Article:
Sell and Avoid Valeant Pharmaceuticals Intl Inc.

Because of negative situations, investors should flee Valeant Pharmaceuticals Intl Inc. (TSX:VRX)(NYSE:VRX) and avoid it for good.

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For investors of Valeant Pharmaceuticals Intl Inc. (TSX:VRX)(NYSE:VRX) or those who see that the price has dropped and are salivating over the notion that it’s a discount stock, I would seriously advise that you either sell your shares or, if you don’t own any, avoid this stock like the plague.

What’s incredible is that a year ago, I would have advised investors to buy this company. It was experiencing tremendous growth, it was acquiring companies and integrating them, and if its CEO had his way, it would have become one of the top pharmaceutical companies in the world.

Unfortunately, nothing has gone well for the company since Andrew Left of Citron Research released his report that talked about how Valeant had been hiking drug prices and was using Philidor, a specialty pharmacy, to inflate revenue. This connection to Philidor could imply that Valeant was part of illegal activities, which would be disastrous for the company. Valeant is currently under investigation by the SEC.

But even if we take Left and the SEC out of the equation, there are two other factors that weigh heavily on this stock.

The first has to do with its weaker-than-expected results. In the fourth quarter, analysts had expected the company to have earnings per share of US$2.61; however, the company only delivered US$2.50. Every company is allowed to have a bad quarter, but for Valeant, the weak results appear to be the start of the norm.

Valeant revised its guidance downwards, expecting revenue to be between US$11 billion and US$11.2 billion. Previously, the company had been pushing towards US$12.5-12.7 billion. A US$1.5 billion drop in revenue is huge. This is going to seriously weigh the company down from an EPS perspective; it had been expecting to earn anywhere from US$13.25 to US$13.75, but now only expects to earn US$9.50-10.50.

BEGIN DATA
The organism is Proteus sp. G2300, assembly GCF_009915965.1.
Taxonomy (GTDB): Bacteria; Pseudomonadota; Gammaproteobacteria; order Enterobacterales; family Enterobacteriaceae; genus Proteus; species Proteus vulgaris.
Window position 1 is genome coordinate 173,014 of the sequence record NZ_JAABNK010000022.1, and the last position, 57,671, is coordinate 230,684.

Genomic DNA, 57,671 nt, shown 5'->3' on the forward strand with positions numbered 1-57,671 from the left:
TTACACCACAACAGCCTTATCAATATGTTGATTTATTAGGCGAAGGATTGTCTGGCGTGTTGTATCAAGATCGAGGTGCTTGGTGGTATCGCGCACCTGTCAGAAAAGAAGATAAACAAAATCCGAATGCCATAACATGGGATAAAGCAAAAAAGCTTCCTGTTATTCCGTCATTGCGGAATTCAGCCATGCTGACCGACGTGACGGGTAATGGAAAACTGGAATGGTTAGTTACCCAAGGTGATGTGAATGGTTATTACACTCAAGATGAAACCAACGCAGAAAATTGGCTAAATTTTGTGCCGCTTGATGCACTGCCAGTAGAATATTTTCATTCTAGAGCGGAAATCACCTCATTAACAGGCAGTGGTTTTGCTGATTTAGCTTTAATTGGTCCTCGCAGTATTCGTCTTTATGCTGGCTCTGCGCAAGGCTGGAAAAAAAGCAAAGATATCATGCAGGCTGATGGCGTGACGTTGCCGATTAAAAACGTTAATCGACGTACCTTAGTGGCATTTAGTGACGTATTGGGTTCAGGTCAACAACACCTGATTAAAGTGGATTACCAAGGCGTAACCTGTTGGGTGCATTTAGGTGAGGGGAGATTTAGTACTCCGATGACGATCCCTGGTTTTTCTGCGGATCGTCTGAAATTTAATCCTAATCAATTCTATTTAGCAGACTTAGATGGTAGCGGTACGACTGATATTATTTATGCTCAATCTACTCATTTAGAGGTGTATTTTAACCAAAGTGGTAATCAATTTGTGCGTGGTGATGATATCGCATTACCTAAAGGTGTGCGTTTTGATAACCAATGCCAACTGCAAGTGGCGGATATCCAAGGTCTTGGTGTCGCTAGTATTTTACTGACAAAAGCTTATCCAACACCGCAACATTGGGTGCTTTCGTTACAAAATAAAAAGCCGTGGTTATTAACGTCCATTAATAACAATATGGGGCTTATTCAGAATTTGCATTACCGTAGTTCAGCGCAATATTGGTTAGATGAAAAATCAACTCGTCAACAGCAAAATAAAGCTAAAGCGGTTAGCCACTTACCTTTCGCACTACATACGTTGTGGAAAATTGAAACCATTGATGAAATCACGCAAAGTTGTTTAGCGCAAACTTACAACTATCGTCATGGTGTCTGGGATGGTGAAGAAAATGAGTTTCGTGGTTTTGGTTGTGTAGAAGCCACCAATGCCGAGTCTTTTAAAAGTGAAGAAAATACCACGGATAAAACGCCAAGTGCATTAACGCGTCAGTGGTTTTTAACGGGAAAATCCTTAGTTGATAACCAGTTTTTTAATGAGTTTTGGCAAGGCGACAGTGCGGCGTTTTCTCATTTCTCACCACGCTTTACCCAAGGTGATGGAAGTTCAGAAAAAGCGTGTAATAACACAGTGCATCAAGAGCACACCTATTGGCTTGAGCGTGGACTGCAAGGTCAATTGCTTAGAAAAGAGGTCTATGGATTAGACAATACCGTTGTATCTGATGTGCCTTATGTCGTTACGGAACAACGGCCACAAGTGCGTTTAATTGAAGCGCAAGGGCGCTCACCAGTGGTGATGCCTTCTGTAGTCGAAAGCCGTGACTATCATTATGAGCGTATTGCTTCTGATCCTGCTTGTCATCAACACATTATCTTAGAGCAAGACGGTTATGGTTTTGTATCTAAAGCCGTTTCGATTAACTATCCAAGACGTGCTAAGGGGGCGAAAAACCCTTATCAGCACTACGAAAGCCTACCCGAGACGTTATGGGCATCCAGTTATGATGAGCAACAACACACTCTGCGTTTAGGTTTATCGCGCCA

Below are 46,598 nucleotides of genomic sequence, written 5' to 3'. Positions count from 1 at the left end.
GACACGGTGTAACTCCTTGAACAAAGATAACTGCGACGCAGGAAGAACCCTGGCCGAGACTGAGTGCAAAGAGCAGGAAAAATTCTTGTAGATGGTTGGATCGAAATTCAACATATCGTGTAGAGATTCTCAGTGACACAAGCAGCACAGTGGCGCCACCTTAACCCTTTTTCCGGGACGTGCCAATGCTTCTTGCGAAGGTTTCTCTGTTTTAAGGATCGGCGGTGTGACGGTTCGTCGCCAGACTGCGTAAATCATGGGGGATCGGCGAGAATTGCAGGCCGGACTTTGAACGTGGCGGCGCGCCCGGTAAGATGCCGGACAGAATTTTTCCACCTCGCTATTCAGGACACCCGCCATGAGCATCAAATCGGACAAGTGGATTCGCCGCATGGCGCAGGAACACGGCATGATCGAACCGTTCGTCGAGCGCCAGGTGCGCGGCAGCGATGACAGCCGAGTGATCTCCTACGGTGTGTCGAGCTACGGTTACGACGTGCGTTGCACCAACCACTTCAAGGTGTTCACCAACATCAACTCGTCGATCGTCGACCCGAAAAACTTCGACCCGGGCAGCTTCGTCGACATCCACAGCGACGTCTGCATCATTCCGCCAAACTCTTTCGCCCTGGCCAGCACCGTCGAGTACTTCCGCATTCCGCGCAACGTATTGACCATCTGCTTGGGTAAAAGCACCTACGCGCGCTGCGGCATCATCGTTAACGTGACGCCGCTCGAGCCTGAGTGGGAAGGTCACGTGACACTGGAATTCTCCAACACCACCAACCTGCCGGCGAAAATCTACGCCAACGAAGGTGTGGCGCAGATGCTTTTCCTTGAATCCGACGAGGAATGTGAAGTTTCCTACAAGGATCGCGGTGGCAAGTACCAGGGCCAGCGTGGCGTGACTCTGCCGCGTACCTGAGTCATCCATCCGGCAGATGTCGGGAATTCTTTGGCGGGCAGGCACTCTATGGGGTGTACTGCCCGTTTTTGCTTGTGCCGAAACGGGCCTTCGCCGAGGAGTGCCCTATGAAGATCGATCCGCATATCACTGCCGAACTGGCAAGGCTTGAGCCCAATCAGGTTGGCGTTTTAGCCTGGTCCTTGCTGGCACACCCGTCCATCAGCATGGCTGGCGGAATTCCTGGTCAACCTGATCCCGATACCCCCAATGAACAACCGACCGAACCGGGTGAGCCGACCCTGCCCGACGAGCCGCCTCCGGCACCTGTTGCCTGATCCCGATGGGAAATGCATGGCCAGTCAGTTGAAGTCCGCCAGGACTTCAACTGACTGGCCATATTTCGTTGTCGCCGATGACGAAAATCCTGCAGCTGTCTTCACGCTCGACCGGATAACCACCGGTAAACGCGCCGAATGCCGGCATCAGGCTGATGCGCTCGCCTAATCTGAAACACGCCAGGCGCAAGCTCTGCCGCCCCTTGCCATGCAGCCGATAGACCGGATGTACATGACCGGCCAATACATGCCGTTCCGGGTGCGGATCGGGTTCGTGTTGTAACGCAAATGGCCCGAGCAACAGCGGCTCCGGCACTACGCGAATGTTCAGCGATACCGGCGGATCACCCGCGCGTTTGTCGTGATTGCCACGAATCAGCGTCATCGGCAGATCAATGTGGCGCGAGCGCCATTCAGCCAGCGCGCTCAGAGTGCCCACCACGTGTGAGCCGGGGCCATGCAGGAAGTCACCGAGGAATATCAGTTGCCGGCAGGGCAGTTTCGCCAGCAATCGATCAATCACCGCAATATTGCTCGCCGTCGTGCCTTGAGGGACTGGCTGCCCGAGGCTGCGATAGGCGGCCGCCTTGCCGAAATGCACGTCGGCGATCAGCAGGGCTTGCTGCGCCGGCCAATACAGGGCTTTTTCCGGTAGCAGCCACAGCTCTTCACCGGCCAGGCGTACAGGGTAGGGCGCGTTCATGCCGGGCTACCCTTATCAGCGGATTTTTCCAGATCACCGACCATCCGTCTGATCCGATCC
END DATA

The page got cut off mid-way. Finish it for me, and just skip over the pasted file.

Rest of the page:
But the other reason this stock should be avoided (as if the above were not enough) is because of who its investors are. The company is often referred to as a “hedge fund hotel.” There is over 20% of Valeant shares owned by the Sequoia Fund and Pershing Square. In total, 47.9% of the company’s stock is held by hedge funds.

Pershing, in particular, is in a unique position because Bill Ackman, the manager of the fund, made large option trades in November. He sold over nine million put options that expire in early 2017. Due to where the price of Valeant is presently, those puts have cost Ackman more than US$200 million.

At some point, Ackman is going to be put in a position to sell stock to cover these losses. One of the stocks Ackman could wind up selling is Valeant. That would scare other funds, which might then sell, forcing Ackman to sell even more. This might result in investors ditching the fund, which would require managers to sell even more. The actions of a few hedge fund managers could send this stock plummeting faster than an airplane in a nose dive.

So here’s the thing: be smarter than hedge fund managers. Get out of Valeant, take your losses, and avoid this stock. This has been a lesson to all of us that companies trying to buy their way to success, sometimes illegally, can cause everyone to lose money.

This article represents the opinion of the writer, who may disagree with the “official” recommendation position of a Motley Fool premium service or advisor. We’re Motley! Questioning an investing thesis — even one of our own — helps us all think critically about investing and make decisions that help us become smarter, happier, and richer, so we sometimes publish articles that may not be in line with recommendations, rankings or other content.

Fool contributor Jacob Donnelly has no position in any stocks mentioned. Tom Gardner owns shares of Valeant Pharmaceuticals. The Motley Fool owns shares of Valeant Pharmaceuticals.

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